On the one hand, media labor refers to a human productive capacity. The ability to communicate, while universal to all, has a special aura in relation to media industries and their specialized technologies. Beyond simply the application of skills, media labor implies a process of self-actualization for workers to construct particular kinds of identities in society (Mayer

Queer

Queer media is an emergent category acknowledging that media forms, from film and television to an ever expanding digital sphere, are no longer just “playing to Peoria” (and the many Peorias since established) as the standard of demographic normalcy and desirability. The early 2000s saw the emergence of LGBTQ-focused programming on cable networks like Logo, and gave rise to Bravo as the unofficial home for queer programming ever since it turned queer eyes to straight guys. More recently, queer methods for storytelling have come to prominence on streaming platforms like Amazon and Netflix (which launched queer shows like Transparent), and social media sites like YouTube and Instagram, which provide platforms for queer and transgender people to auto-document their lives, struggles, and transitions. In short, queer niches have sprouted up across the media landscape since the beginning of the new millennium, even as LGBTQ characters have become more prevalent on …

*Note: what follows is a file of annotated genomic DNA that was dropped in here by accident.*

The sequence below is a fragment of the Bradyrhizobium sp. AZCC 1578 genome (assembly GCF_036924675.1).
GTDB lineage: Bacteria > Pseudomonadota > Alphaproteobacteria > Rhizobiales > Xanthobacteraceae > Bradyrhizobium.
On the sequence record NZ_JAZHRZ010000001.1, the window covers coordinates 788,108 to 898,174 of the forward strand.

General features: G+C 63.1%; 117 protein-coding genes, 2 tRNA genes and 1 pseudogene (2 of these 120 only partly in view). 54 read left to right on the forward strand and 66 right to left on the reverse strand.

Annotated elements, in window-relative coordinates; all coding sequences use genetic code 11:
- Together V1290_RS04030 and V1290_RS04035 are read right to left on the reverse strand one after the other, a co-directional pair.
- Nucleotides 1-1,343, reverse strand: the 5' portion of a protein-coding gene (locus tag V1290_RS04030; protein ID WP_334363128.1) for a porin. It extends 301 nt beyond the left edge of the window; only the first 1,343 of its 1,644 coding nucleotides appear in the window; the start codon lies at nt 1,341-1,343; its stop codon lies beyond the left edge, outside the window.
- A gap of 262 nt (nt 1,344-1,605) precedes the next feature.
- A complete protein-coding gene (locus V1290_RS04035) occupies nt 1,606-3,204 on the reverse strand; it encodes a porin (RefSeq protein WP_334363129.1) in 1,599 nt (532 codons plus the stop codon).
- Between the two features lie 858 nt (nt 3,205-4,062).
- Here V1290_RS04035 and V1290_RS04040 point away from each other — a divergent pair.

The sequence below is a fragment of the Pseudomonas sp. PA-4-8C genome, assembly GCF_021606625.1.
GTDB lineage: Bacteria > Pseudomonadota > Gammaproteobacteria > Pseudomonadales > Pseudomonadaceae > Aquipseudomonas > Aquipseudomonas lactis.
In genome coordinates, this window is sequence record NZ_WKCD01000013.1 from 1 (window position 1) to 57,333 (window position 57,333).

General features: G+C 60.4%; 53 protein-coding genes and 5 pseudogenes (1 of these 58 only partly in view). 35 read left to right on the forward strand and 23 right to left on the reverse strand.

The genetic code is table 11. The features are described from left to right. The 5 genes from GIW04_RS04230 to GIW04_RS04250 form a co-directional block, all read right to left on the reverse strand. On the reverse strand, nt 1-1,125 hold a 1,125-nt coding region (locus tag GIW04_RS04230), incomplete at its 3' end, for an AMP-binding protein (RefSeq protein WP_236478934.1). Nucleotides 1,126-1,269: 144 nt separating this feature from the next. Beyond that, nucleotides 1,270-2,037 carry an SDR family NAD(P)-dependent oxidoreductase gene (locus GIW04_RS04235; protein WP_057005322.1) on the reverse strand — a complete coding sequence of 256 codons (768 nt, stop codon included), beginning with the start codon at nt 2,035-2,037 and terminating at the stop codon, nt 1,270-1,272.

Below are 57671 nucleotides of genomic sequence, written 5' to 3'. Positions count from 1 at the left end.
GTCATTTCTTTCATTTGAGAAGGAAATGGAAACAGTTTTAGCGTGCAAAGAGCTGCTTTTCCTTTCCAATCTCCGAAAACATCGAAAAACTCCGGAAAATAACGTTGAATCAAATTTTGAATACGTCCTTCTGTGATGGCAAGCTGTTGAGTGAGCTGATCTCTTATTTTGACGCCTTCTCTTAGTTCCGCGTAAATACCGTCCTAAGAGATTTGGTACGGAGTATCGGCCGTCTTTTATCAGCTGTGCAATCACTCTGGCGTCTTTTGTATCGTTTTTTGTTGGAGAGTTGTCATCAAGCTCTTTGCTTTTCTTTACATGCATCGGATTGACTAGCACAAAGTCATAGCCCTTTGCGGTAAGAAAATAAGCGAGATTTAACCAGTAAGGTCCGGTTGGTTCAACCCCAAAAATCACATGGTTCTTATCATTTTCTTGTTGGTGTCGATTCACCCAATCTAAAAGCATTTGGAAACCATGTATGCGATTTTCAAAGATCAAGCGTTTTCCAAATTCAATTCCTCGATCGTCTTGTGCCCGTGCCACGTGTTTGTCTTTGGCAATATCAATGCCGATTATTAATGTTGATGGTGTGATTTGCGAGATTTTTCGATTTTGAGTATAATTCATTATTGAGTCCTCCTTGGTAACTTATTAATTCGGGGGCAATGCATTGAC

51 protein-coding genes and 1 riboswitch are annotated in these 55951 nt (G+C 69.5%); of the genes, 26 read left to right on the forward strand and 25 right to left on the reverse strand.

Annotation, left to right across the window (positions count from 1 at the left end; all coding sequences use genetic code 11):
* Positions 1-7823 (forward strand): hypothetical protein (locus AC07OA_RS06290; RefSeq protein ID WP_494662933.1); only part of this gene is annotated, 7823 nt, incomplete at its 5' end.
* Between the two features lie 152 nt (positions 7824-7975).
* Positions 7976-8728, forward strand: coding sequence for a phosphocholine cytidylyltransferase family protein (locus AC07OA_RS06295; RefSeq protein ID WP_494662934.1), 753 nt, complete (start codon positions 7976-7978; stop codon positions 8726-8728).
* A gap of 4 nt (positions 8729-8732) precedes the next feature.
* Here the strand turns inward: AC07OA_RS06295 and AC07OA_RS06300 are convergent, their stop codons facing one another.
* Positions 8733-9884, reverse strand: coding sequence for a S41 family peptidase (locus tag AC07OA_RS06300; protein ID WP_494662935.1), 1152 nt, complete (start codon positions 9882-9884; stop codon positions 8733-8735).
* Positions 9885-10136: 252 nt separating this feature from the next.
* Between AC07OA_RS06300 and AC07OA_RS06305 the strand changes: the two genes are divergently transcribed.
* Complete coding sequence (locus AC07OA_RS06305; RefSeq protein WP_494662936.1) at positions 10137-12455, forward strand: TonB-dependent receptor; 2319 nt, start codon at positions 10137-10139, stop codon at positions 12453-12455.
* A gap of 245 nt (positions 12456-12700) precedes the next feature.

Race